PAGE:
“I try to have a wide range of things to appeal to many different tastes,” says Flynn. “We have abstracts, we’ve got bronze wildlife sculpture; we try to keep it Northern Michigan.”
 
Thursday, March 22, 2007

The Art of Africa comes to Dennos

Art The classic African masks, sculpture and jewelry at a new exhibit at the Dennos Museum Center may have the look of artifacts that could be hundreds or even thousands of years old, but their timeless quality continues to influence the creation of art in our own time and culture.
European encounters with the arts of the African peoples south of the Sahara desert profoundly influenced 20th century Western art, contributing to the styles of many noted artists, such as Picasso, who was known for using African mask forms in his paintings.
 
Thursday, January 25, 2007

Art as therapy

Art Danielle Horvath “The artist is a receptacle for emotions that come from all over the place; from the sky, from the earth, from a scrap of paper, from a passing shape, from a spider’s web.” ~Vincent Van Gogh



By Danielle Horvath

Self-expression has long been used to “unlock” emotions, resolve conflict, reduce stress, increase self-awareness and gain personal insight. In Benzie County, self-expression and the healing power of art are themes of a new show focusing on mental health.
Art as therapy is used to help children deal with grief; it is used in hospitals to aid patients in the healing process; in prisons to help inmates see another side of themselves; as a treatment in halfway houses and homeless shelters.
 
Thursday, January 18, 2007

Ice, Spice & more at Bay Harbor

Art Kristi Kates Ice sculptures are one of those art forms that are sometimes taken for granted, perhaps because they can just as easily show up on a cruise-ship buffet table or a wedding reception as at an art-specific event. But they are just as worthy of acclaim as art done in other mediums, and perhaps more difficult logistically than most of the others.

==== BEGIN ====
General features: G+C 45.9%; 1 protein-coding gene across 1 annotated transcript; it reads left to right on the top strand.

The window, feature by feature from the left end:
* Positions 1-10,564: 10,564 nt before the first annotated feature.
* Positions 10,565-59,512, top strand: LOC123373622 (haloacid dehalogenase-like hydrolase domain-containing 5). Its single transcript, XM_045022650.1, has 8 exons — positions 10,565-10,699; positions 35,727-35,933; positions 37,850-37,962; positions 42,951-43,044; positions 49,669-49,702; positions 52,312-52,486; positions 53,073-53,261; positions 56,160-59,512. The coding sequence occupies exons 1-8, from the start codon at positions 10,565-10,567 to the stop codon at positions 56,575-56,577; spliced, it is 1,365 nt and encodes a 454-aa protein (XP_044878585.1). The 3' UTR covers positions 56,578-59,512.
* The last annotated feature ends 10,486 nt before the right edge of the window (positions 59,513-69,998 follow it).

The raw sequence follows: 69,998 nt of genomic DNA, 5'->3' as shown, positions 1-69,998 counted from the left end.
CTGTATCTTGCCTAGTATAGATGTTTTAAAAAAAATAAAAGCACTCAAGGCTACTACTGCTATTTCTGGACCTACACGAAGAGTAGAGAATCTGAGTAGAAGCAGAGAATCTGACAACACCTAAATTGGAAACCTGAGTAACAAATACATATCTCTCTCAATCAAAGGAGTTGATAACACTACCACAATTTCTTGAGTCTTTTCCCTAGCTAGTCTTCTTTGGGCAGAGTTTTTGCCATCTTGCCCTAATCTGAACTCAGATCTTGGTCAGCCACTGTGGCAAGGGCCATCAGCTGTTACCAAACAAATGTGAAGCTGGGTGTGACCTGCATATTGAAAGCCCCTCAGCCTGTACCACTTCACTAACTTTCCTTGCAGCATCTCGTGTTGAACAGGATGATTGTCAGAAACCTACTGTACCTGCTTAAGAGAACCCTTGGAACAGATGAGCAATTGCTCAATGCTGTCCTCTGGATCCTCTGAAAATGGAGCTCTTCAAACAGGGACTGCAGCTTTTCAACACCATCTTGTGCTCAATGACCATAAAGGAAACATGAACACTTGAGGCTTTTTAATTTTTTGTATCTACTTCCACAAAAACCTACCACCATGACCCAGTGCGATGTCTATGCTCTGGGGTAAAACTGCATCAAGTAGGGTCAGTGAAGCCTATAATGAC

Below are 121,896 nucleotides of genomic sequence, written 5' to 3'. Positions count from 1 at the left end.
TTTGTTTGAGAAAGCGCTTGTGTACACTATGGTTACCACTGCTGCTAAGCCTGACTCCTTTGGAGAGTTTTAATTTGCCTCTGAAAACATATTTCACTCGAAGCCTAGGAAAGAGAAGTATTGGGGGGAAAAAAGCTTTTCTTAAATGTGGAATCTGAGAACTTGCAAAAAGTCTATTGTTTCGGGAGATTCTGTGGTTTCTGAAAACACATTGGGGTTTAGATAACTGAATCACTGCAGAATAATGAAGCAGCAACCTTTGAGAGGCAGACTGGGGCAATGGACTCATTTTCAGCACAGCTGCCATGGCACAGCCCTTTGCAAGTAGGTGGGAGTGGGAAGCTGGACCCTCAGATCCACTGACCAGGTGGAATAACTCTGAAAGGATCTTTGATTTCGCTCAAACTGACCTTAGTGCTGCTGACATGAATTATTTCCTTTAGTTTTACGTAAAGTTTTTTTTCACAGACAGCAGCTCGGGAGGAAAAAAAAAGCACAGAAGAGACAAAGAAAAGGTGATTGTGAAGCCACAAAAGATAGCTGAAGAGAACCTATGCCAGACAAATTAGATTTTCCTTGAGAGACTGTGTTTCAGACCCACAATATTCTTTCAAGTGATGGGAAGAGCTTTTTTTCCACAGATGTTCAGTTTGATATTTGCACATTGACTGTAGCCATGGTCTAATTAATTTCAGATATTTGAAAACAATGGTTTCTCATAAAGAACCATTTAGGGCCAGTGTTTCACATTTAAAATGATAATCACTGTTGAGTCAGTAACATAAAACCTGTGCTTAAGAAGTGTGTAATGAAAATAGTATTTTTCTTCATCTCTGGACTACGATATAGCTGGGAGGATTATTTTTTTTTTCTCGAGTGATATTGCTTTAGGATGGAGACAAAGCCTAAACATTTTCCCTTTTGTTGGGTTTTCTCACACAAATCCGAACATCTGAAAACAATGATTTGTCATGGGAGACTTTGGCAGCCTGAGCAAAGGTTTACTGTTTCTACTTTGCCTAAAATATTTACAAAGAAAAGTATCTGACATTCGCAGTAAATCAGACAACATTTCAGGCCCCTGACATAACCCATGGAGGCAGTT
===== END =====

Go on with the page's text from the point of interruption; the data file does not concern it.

Even for the creatively-inclined,  the av-erage person can’t just pick up a chunk of ice and start sculpting in order to get the kind of clear, sharply defined, beautiful results that are most desired. There are a wide variety of variables that go into ice sculpting, from temperature to the kind of ice used.
 
Thursday, January 11, 2007

He‘s a Magic Man

Art Carina Hume There’s been a lot of magic in Harry Colestock’s life: He helped put John Glenn Jr. into space, enabled surgeons to efficiently melt a knot at the end of a suture, and puts smiles on the faces of many with his magic act.
A resident of Walloon Lake, Harry’s magical beginnings go back to his childhood. Born in 1923, Colestock was a child of the Great Depression who quickly learned the value of work. When his father lost his job, the family sold their house, purchased a five-acre piece of property just west of Birmingham, and lived in a tent.
 
Thursday, December 28, 2006

C2 Gallery

Art Kristi Kates The C2 Gallery story actually starts with the Koucky Gallery, a gallery that was popular in Charlevoix from the late ‘80s up until 2005. 
Cheryl Carey had been working for the Kouckys since 2003 when they called her from their Florida location and told her to pack everything up and put it on sale as they had decided to close the gallery;  the Kouckys - Chuck and Nancy - had grown tired of the trek between their Charlevoix gallery and their Florida gallery every year, and they wanted to concentrate on their Florida location.  Cheryl Carey, along with her husband, Mike, whose family are good friends of the Kouckys - then saw an opportunity they couldn’t refuse.  “Yes,” Mike Carey confirms, “it just seemed like a great opportunity for us to do something we love.”
 
Thursday, December 14, 2006

Bug Art

Art One of the most bizarre things you’re likely to see this year (or any year) is the new installation of bug art at the Dennos Museum Center: “A Terrible Beauty: Compulsion and Repulsion,” which runs December 10-March 4.
The installation by artist Jennifer Angus features 5,500 exotic insects collected from around the world and arranged in compelling patterns.
 
Thursday, November 16, 2006

Art Guides, Docent Program

Art Carina Hume Twenty excited third-graders gather near the stairs in the Crooked Tree Arts Center’s lower level.
“Do you know what you’re going to see today?” asks Susan Sheets, a six-year veteran of the art center’s docent program and current co-chair.
Five hands shoot into the air. “Paintings,” says one student.
“Drawings,” says another.
 
Thursday, October 5, 2006

Fall for Art in Leelanau